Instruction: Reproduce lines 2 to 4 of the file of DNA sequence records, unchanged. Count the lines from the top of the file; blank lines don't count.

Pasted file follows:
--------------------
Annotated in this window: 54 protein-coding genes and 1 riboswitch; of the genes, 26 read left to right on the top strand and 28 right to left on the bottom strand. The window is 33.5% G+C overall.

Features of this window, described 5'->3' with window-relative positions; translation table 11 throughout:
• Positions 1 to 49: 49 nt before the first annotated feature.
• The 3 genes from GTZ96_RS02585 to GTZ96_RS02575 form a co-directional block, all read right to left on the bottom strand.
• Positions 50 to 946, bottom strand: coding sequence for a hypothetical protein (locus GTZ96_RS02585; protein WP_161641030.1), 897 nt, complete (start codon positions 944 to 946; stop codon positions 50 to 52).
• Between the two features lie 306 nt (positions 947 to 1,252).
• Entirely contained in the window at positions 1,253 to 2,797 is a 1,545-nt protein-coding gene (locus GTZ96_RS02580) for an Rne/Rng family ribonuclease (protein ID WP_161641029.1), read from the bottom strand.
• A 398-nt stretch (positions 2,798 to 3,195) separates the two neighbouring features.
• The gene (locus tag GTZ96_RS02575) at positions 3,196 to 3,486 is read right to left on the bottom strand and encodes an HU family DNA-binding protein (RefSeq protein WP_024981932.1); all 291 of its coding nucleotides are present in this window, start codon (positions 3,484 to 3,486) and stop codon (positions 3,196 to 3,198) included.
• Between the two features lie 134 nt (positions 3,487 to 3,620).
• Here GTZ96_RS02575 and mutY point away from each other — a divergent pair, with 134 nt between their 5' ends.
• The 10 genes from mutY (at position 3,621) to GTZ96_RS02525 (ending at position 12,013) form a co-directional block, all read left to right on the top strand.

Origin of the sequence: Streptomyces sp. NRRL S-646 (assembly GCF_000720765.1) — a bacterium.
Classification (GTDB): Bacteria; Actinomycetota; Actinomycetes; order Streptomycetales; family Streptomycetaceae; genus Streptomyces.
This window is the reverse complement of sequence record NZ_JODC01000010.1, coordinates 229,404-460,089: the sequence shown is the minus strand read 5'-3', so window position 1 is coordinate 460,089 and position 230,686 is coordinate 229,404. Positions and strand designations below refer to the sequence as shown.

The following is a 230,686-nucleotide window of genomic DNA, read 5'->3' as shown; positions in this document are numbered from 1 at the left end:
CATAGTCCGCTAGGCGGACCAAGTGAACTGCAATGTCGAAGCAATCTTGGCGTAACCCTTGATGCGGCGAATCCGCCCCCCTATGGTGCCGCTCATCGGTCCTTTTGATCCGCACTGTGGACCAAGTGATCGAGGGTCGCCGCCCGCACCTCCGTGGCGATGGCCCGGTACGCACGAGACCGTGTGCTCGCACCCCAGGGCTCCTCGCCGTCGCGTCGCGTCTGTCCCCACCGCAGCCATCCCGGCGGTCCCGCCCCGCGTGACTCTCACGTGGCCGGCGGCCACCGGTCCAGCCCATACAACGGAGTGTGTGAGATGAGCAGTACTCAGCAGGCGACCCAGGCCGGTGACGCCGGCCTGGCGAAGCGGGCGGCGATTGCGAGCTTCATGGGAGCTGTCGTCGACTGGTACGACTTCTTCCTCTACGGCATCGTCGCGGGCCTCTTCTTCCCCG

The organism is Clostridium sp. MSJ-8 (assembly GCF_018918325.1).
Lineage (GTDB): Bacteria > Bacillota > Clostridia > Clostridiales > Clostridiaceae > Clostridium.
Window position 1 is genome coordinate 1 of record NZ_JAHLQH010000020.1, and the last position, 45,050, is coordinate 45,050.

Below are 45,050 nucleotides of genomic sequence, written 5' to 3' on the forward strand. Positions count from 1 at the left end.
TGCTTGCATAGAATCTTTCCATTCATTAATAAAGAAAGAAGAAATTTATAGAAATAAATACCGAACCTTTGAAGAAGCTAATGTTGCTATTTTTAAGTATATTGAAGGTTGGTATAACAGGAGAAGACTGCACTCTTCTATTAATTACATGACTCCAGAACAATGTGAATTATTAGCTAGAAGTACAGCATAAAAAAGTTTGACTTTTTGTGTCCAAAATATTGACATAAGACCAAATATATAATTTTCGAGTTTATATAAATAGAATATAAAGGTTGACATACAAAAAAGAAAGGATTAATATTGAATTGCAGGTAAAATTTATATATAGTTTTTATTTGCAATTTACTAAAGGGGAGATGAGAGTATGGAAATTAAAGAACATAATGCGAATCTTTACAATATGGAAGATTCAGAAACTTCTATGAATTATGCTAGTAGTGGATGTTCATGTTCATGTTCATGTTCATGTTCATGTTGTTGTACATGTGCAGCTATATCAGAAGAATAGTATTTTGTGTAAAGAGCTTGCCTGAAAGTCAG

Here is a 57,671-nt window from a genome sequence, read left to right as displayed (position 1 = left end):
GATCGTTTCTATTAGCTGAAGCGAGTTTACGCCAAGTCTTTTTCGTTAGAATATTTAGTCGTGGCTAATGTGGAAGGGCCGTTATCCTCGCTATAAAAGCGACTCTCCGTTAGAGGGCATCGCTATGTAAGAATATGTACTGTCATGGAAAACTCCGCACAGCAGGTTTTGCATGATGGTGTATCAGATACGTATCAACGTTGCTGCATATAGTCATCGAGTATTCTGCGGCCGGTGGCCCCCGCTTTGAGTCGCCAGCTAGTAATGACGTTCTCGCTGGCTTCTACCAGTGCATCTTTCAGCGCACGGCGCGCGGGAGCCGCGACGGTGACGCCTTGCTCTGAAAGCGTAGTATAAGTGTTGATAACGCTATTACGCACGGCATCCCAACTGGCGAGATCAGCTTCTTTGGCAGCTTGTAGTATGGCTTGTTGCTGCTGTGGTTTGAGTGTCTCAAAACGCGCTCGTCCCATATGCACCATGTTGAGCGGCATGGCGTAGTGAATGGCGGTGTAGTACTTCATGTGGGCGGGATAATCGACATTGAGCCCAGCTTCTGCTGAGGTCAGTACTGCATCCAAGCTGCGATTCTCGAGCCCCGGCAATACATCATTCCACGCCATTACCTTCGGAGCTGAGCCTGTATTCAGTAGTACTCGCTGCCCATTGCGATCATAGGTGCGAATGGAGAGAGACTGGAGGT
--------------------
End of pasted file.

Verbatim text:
Features of this window, described 5'->3' with window-relative positions; translation table 11 throughout:
• Positions 1 to 49: 49 nt before the first annotated feature.
• The 3 genes from GTZ96_RS02585 to GTZ96_RS02575 form a co-directional block, all read right to left on the bottom strand.